Remembering Dr. William Hamilton, Dance Medicine Pioneer
Dr. William Hamilton, the beloved dance medicine pioneer, passed away on March 29 at age 90. The New York–based orthopedic surgeon, who was a longtime member of Dance Magazine‘s advisory board, treated a who’s who list of professional dancers through the decades. His intimate knowledge of ballet and its effects on the body enabled scores of dancers to heal and return to the stage.
In memory of Hamilton and his unmatched contributions to dance medicine, Dance Magazine is sharing its 2011 profile of Hamilton, written by Jennifer Stahl, to celebrate his Dance Magazine Award.
Watching Dr. William Hamilton at work is almost like observing a sculptor shape his clay. Dancers come to him in their lowest moments, putting their bodies in his hands in hopes that he can help them to heal. He handles their limbs with complete authority, with an assertive yet sensitive touch that can only come from someone who’s devoted his career to fixing the broken.
Although he’s never danced professionally, Hamilton may very well be the most prolific man in Lincoln Center. His work appears every time the curtain rises on New York City Ballet or American Ballet Theatre. Mikhail Baryshnikov, Ethan Stiefel, and countless others owe years of their careers to this pioneer of dance medicine.
In 1972, Hamilton was an orthopedic surgeon at New York City’s Roosevelt Hospital when George Balanchine, while visiting a friend there one night, asked a young resident if any doctors might be interested in taking care of a ballet company. The resident recommended Hamilton, who sometimes saw dancers at his office near Lincoln Center. “I had no dance training, but I’d been to the ballet several times,” says Hamilton. “During that era, Balanchine was coming out with a new masterwork every year. I knew very little, but I knew there was magic in that theater.”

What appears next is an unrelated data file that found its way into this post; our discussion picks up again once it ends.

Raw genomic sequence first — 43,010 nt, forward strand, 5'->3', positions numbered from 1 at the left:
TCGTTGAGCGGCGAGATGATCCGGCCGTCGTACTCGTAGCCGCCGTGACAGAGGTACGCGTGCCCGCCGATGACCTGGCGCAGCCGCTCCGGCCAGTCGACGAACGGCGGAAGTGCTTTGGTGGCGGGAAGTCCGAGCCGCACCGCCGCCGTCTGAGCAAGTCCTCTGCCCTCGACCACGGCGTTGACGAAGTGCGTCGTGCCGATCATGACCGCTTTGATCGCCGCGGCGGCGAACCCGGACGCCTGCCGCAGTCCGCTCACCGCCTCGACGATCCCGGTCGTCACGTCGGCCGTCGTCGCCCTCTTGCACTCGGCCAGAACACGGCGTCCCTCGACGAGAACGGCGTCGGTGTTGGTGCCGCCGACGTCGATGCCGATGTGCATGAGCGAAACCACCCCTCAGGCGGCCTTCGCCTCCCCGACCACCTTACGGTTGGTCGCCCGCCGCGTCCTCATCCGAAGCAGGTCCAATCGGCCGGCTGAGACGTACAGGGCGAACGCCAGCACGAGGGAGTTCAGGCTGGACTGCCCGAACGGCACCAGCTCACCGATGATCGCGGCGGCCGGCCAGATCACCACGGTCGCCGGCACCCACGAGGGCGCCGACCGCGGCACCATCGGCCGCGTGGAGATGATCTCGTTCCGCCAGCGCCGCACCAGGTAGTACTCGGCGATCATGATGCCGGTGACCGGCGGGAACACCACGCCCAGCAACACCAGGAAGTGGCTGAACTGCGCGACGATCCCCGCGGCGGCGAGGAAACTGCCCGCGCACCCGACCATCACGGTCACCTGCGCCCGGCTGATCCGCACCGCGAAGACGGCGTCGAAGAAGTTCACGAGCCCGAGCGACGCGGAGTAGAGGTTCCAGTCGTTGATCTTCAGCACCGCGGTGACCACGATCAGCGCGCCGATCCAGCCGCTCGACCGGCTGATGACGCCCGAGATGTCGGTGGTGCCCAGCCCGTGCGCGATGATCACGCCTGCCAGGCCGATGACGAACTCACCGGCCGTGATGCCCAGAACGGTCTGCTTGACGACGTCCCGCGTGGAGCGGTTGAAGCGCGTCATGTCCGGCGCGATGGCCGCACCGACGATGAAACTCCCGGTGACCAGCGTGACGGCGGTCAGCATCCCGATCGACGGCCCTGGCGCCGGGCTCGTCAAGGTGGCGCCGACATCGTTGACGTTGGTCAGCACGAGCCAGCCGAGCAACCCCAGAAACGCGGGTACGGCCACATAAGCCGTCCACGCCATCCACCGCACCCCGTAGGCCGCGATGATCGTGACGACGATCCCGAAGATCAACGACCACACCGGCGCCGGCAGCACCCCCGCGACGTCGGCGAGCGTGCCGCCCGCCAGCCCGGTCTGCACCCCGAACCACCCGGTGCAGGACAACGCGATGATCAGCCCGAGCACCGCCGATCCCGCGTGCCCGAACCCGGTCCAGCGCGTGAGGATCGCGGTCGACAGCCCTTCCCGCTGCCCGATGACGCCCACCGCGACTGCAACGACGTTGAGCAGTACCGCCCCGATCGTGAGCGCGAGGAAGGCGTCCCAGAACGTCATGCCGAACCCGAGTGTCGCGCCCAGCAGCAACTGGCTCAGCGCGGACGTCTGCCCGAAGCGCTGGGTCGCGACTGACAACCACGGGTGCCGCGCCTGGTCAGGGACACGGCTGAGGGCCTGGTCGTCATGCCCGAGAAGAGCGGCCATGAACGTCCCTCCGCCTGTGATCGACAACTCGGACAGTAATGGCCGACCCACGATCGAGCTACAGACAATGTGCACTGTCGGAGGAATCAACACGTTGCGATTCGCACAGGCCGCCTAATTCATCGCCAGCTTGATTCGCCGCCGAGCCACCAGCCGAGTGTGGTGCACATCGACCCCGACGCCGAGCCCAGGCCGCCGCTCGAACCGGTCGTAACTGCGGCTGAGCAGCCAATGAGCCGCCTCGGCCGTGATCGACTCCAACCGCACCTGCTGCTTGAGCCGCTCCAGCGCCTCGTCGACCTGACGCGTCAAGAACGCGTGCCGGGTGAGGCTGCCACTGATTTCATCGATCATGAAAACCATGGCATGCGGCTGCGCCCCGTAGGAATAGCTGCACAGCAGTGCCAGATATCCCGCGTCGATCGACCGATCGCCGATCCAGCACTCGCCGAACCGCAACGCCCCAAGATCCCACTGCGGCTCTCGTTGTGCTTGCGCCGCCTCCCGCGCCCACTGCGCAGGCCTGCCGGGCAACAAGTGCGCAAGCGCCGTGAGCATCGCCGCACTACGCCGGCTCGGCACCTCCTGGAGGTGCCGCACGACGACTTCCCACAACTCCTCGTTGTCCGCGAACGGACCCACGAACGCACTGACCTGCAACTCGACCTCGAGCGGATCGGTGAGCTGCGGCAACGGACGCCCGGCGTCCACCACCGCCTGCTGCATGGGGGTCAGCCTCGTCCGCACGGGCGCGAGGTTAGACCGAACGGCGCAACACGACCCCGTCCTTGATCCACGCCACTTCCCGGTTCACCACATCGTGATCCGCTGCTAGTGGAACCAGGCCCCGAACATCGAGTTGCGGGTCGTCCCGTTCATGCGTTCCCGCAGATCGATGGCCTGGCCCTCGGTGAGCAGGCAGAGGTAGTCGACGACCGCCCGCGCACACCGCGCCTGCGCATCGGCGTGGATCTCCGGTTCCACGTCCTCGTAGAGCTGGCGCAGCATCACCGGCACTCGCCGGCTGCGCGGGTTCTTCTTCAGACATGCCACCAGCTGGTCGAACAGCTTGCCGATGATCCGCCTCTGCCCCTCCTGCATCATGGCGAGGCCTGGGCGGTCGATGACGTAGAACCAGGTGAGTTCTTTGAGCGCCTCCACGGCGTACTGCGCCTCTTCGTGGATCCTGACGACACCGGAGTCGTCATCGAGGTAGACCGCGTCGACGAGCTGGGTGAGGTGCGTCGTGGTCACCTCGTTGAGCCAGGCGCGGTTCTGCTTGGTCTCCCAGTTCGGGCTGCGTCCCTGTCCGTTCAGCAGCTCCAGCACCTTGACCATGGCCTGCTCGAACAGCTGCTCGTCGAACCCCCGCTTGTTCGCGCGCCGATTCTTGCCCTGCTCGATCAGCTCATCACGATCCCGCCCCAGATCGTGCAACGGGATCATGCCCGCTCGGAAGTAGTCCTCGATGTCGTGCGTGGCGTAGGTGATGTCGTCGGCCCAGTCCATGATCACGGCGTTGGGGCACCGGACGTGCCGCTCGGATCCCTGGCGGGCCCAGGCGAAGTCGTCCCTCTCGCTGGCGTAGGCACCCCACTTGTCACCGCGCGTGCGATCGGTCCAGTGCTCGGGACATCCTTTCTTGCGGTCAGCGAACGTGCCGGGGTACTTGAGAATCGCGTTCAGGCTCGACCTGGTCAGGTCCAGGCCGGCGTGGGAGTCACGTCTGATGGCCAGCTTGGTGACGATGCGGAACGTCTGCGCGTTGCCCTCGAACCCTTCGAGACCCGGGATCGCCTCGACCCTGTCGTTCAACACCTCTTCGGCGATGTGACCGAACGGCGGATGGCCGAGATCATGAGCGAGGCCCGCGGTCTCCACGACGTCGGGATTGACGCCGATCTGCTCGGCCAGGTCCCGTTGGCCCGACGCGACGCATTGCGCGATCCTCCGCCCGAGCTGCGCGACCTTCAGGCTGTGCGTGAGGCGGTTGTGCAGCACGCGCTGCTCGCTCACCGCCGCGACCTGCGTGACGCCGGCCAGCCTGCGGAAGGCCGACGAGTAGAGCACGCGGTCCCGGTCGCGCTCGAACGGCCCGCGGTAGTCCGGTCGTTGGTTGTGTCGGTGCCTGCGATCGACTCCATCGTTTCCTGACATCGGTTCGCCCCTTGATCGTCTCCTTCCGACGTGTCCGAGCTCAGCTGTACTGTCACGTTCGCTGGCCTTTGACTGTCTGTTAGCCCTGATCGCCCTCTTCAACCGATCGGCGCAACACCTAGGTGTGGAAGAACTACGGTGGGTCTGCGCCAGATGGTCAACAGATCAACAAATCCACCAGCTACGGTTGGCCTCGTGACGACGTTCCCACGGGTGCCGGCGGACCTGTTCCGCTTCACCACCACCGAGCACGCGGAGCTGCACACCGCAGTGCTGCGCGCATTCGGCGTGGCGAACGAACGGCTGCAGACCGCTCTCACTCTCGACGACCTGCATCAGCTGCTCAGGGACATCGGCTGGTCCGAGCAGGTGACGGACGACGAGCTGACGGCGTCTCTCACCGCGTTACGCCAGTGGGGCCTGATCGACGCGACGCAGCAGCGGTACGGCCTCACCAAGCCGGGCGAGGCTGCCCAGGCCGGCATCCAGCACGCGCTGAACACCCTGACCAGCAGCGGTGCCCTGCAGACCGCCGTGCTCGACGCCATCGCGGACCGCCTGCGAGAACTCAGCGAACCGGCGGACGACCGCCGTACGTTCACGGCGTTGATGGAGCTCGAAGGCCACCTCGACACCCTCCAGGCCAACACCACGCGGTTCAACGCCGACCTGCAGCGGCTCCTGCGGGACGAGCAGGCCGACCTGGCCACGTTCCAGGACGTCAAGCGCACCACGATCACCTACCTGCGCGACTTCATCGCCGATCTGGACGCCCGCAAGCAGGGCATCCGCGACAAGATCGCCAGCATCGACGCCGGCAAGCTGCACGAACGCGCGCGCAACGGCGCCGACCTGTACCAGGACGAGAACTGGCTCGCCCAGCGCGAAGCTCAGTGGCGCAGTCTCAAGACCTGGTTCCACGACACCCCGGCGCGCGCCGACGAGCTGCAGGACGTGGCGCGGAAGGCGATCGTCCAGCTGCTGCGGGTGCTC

At the time, there was no such field as “dance medicine.” With no footsteps to follow or medical literature to look up, for almost five years, Hamilton regularly watched Balanchine’s classes on weekends to study the technique and how it affected the body. The NYCB dancers taught him the names of the steps and gave him exposure to their world. “From the very beginning, I learned that although they get the same injuries as athletes, dancers are artists first,” says Hamilton. He developed a close friendship with Balanchine, and later became his doctor during the choreographer’s illness and death. “He left so many legacies, and I am one of them,” Hamilton says. “His hiring me is what founded dance medicine.”
Hamilton published what he learned about dancers in medical journals. He described how unusual they were and how their injuries almost always related to the altered kinesiology of ballet technique. He saw that most of the problems occurred in the foot and ankle. He began to take a special interest in those areas, which eventually led to his becoming president of the American Orthopedic Foot and Ankle Society.
In 1975, Lincoln Kirstein asked Hamilton to also be the doctor of the School of American Ballet. In 1980, when Baryshnikov became director of ABT, he asked Hamilton to work with his company too. Through the years, Hamilton also cared for dancers at ABT’s Jacqueline Kennedy Onassis School, The Ailey School, and various Broadway shows, and has consulted for the New York Knicks and Yankees. He has implemented in-house physical therapy programs at both NYCB and ABT, where screening efforts have helped to correct the dancers’ weaknesses with the aim of preventing injuries before they occur.
“The best part of my job is just helping, in some small way, to produce the magic that goes on onstage,” Hamilton says. “The ultimate reward is seeing someone, perhaps whose career was essentially over, perhaps who was lying on my operating table, back dancing again.”